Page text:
Two years after his change of party, Jeffords told the National Press Club why he remained glad of his decision. "Pundits asked after last November's election: Will the president over-reach with his Republican majorities in the House and Senate? Well, President Bush hasn't just over-reached, he has set a new standard for extreme partisan politics that on many occasions has been supported by the Republican-controlled Congress."
Extreme politics are again taking over Washington, with Republican leaders again pushing for slavish adherence to the party line. There are explicit threats to members who break ranks. Tom DeLay, the House majority leader whose ethics violations have prompted repeated rebukes by the bipartisan House Ethics Committee, engineered the replacement of that committee's Republican chairman by someone more sympathetic to him. Two new Ethics Committee members contributed to DeLay's legal defense fund in the past several months.
The clear message to Republicans is that the wise course is to bow to power, not to integrity.
But some Republicans are dissatisfied with the Bush agenda on issues ranging from Social Security to the dangerously growing budget deficit. Perhaps it's only a fantasy, but as I watch honest debate and legitimate questions get squeezed by partisan bullies, I wonder if there are any other Republican members of Congress who squirm at the destructive policies being forced down their throats and value democratic principles above party.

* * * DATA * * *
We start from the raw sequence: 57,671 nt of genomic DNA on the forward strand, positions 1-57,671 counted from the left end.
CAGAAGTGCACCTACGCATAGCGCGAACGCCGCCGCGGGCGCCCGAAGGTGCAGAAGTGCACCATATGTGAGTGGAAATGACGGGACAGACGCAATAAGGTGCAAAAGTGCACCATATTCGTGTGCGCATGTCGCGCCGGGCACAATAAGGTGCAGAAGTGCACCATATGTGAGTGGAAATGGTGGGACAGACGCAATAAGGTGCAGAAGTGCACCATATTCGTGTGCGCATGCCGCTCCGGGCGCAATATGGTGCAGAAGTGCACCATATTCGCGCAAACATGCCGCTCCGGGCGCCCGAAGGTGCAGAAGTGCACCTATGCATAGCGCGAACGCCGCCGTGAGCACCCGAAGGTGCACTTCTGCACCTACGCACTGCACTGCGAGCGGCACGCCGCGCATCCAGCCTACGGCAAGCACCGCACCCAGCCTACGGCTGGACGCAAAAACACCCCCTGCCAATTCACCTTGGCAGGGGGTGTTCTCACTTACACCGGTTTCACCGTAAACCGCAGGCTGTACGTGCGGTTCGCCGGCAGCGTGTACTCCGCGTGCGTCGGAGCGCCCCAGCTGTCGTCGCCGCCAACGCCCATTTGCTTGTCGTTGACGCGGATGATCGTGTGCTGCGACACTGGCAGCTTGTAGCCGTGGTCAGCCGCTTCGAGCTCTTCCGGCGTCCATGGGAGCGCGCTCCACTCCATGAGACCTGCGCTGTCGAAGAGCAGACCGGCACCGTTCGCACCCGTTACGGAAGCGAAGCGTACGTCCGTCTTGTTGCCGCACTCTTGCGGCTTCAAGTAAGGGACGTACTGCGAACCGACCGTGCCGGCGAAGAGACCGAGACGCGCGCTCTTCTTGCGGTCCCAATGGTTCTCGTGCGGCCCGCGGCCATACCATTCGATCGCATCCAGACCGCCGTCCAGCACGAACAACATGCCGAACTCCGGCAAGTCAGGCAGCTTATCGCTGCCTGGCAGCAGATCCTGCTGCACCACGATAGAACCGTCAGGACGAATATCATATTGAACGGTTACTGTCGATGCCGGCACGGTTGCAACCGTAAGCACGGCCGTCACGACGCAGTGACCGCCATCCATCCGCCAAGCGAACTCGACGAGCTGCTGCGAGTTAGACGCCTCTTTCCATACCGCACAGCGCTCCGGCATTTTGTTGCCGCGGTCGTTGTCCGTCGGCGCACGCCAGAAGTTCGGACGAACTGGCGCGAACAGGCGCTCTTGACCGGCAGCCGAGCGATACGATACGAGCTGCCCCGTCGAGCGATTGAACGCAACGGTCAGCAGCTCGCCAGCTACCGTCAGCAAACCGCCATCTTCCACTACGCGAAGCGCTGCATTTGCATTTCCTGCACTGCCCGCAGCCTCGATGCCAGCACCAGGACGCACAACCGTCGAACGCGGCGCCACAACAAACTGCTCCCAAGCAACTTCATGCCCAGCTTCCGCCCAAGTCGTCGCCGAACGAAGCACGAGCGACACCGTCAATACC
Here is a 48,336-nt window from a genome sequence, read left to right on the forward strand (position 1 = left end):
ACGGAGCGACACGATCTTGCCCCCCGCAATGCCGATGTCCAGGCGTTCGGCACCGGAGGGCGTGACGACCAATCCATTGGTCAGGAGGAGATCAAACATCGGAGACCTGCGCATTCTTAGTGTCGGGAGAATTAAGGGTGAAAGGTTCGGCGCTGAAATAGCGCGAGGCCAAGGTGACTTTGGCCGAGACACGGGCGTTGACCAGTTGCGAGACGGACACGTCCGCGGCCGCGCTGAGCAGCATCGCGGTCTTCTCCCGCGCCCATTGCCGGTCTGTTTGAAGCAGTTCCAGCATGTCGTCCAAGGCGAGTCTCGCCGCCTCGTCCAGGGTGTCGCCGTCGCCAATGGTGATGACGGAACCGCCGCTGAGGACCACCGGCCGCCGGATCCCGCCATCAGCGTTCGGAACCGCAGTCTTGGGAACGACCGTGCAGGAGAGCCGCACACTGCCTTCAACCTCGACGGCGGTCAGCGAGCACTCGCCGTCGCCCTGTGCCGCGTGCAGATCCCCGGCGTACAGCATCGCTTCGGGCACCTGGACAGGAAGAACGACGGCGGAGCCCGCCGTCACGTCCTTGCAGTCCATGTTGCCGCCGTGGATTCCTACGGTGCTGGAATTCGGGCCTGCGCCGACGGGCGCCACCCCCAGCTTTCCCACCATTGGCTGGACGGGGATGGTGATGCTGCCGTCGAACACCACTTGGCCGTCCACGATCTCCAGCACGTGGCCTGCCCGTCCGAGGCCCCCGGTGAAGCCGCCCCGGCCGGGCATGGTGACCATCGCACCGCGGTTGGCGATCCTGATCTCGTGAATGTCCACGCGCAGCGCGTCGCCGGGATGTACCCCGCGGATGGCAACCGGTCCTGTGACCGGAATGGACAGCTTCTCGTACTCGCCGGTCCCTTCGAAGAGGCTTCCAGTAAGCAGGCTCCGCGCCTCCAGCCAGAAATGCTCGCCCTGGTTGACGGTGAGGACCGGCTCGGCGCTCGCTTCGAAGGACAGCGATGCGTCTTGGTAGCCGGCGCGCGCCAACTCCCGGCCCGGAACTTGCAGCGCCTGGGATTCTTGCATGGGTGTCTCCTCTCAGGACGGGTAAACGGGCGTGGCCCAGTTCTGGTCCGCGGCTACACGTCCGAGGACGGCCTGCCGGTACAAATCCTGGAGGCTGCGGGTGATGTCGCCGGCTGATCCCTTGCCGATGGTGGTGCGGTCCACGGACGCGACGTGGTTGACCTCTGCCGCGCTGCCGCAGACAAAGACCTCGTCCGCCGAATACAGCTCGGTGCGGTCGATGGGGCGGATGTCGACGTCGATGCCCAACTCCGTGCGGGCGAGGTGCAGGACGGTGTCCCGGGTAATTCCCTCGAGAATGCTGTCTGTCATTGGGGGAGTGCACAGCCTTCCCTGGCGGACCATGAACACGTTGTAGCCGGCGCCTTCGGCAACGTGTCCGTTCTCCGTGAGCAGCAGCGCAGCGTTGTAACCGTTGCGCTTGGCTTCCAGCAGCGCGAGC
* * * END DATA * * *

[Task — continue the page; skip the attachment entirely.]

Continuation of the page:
It's too soon to see whether Republican promises of retribution will result in Jeffords' ouster. Even if he is forced out in 2006 by his former party's power tactics, history will remember Jeffords for his political courage.
Sen. James Jeffords may be a man without a party, but he has plenty of high-powered friends. Facing his first re-election bid since leaving the Republican Party, the Vermont independent on Wednesday got an endorsement from Sen. Patrick Leahy, D-Vt., and a boost from Republican Gov. James Douglas, who said he will not campaign against Jeffords because he "has served the state well." Howard Dean, former Vermont governor and newly elected chairman of the Democratic National Committee, also has endorsed Jeffords.
Leahy said he will do everything he can to ensure his re-election next year. "Jim has shown the kind of independence you expect in Vermont," said Leahy, adding, "I look as this as a Vermonter, not as a Republican or Democrat."
Douglas said that although he will support any "qualified Republican" who runs for Jeffords' seat, he will not "actively campaign" against the senator. "I will support my ticket but Jim's a great friend and has served the state well and I'm not going to work against him," the governor said.
Jeffords, whose first 26 years in Washington were as a Republican, infuriated GOP leaders four years ago when he became an independent, saying the party had become too conservative for him. The move gave Democrats control of the Senate until the 2002 election.
James Barnett, the state Republican chairman, said Wednesday that Douglas' declaration will not deter the party from challenging Jeffords. "We will field a strong candidate and will wage an aggressive campaign," Barnett said. "I think the governor has a long-standing friendship and I understand that he is not going to be out there pounding away at Senator Jeffords."